Jane Eyre Leather / fine binding
Part of the Barnes & Noble Leatherbound Classic Collection series
This is a classic of nineteenth century literature in beautiful leatherbound format.
This version of Charlotte Bronte's powerful tale makes an artful addition to any home library.
At Thornfield Hall, resolute and independent Jane Eyre finds fulfillment in her duties as governess and the love of her life in her employer Edward Rochester.
But when a dark secret from Rochester's past comes to light, Jane must make the most difficult decision of her life: to stay beside the man she loves regardless of the truth, or to embark upon a new life free of the encumbrances of the past.
Charlotte Bronte's powerful tale of romance and strong wills at odds with one another is a classic of nineteenth century literature.
This exquisite collectible edition features an elegant bonded leather binding, a satin ribbon marker, distinctive stained edging and decorative marbled endpapers.
It's the perfect gift for book-lovers and an artful addition to any home library.
- Format: Leather / fine binding
- Pages: 520 pages, b/w throughout, includes illustrations
- Publisher: Barnes & Noble Inc
- Publication Date: 01/07/2011
- Category: Classic fiction (pre c 1945)
- ISBN: 9781435129740
Showing 1 - 2 of 2 reviews.
Review by Jennifyr
I read this in high school and remembered loving it, so now 6 years later or so I picked it up to re-read it and see if it still struck a chord with me. I love this book still, and devoured it in only a few days. Jane is such a well defined, interesting, amazing lead character, and leads the way for Charlotte Bronte's other characters to be equally well defined and enjoyed. The story line is dreamy, fantastic and toes the line of fairy tale and believable. I understand why this is recommended reading in so many classes, and why so many film makers try (and usually, fail) to create a visual version of Jane Eyre. It's a classic that has stood, and will continue to stand, the tests of time. Highly recommended to all.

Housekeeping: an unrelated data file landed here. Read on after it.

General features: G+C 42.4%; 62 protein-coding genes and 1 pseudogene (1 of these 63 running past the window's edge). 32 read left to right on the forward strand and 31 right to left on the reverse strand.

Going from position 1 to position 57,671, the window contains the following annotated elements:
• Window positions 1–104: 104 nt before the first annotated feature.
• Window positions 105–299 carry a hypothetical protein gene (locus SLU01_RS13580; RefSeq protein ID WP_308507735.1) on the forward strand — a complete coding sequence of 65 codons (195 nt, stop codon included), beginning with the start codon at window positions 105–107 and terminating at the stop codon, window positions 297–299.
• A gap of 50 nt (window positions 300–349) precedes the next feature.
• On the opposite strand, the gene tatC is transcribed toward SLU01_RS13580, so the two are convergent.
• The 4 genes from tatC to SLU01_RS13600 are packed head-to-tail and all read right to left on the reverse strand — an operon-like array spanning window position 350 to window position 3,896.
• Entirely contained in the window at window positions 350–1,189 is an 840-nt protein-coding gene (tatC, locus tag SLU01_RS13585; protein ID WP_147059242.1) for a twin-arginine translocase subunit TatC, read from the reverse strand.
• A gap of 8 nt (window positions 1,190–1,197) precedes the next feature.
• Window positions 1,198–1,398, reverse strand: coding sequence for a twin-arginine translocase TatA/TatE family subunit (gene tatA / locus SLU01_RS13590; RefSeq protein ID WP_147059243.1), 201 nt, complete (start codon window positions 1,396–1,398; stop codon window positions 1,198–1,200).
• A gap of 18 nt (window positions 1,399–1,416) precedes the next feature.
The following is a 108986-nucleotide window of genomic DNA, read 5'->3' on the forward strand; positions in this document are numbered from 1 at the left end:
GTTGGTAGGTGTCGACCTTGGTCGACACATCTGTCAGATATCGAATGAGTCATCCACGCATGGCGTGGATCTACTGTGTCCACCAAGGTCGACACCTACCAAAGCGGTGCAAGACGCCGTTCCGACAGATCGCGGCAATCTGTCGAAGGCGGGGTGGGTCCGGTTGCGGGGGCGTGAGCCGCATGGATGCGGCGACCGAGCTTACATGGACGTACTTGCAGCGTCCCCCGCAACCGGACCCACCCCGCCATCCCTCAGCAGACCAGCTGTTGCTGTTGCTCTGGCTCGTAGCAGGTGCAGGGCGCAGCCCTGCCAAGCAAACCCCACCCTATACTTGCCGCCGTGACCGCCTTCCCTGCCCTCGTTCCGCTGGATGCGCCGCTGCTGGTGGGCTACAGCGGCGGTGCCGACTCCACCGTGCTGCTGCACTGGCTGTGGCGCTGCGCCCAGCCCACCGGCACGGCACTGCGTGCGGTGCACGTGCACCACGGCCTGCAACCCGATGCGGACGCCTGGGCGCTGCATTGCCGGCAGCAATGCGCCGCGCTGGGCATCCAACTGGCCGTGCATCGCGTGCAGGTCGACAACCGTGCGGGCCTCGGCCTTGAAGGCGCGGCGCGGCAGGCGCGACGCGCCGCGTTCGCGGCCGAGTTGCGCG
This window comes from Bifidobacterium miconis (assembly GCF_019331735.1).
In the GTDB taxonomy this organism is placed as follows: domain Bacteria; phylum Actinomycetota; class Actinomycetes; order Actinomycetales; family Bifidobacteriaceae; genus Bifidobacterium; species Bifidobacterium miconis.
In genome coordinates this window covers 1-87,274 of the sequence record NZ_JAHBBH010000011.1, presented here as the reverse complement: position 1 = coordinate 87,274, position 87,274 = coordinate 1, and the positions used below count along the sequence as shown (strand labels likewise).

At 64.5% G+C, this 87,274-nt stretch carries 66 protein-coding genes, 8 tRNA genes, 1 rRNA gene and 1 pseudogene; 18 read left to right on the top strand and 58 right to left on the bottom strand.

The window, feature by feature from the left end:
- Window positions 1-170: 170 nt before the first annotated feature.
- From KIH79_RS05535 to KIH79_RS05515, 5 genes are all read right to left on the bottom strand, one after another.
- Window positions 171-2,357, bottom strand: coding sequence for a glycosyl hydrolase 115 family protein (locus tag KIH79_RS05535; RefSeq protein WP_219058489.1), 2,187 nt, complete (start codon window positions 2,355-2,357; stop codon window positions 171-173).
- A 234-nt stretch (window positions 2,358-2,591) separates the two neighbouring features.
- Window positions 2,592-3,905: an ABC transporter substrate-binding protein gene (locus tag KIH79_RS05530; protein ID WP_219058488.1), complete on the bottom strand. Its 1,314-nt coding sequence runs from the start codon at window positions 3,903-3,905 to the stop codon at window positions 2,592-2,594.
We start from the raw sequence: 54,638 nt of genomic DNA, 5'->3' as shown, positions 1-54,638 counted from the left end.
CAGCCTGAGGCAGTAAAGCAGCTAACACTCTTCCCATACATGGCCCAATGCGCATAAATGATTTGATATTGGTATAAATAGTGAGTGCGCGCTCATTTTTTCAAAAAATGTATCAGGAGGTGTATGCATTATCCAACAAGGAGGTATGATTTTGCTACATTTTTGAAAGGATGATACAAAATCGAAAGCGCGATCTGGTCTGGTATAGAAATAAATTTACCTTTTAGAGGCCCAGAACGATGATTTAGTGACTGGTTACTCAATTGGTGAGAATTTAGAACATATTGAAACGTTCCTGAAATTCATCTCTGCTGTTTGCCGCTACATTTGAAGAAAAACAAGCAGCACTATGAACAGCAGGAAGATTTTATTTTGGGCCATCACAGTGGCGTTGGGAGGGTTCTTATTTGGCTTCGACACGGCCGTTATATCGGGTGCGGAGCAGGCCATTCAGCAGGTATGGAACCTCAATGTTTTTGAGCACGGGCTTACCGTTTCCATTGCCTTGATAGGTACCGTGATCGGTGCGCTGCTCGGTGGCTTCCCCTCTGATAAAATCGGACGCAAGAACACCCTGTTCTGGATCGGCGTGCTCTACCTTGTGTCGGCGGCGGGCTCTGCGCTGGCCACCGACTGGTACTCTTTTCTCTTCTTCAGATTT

Review by pmtracy
The Brontë sisters seem to have shared a fascination with the theme of abused and unwanted wards. In Jane Eyre, it’s the title character that receives the poor treatment at the hands of her aunt and cousins. However, unlike Heathcliff in Emily Brontë’s Wuthering Heights, Jane uses her internal strength, intellect and personal integrity to persevere.I found Charlotte’s writing to be smoother and less rigid than Emily’s so I enjoyed Jane Eyre more than Wuthering Heights. The story details Jane’s coming of age, freeing herself from the grasp of her family, and beginning a new life. She falls in love, rejects that love, is offered a comfortable but unloving marriage but rejects that proposal. Ultimately, her decisions prove to have been well thought as she ultimately marries the man she loves. The course of the book is best summarized by a passage towards the end of the novel: “To have yielded [then] would have been an error of principle; to have yielded now would have been an error in judgement.” Through the book, Jane’s adherence to her principles and application of good judgement lead to her happiness.There were some subtle elements of gothic literature employed in Jane Eyre. Jane is a dark, brooding and introspective character. There’s an insane captive locked in the attic, several murder attempts, multiple references to physical ugliness and deformity and burned remains of a mansion. However, this novel is first-and-foremost about relationships. It forces the reader to examine what’s really important in deciding the best “match” for each of us and encourages standing by our principles in not settling for anything other than the best.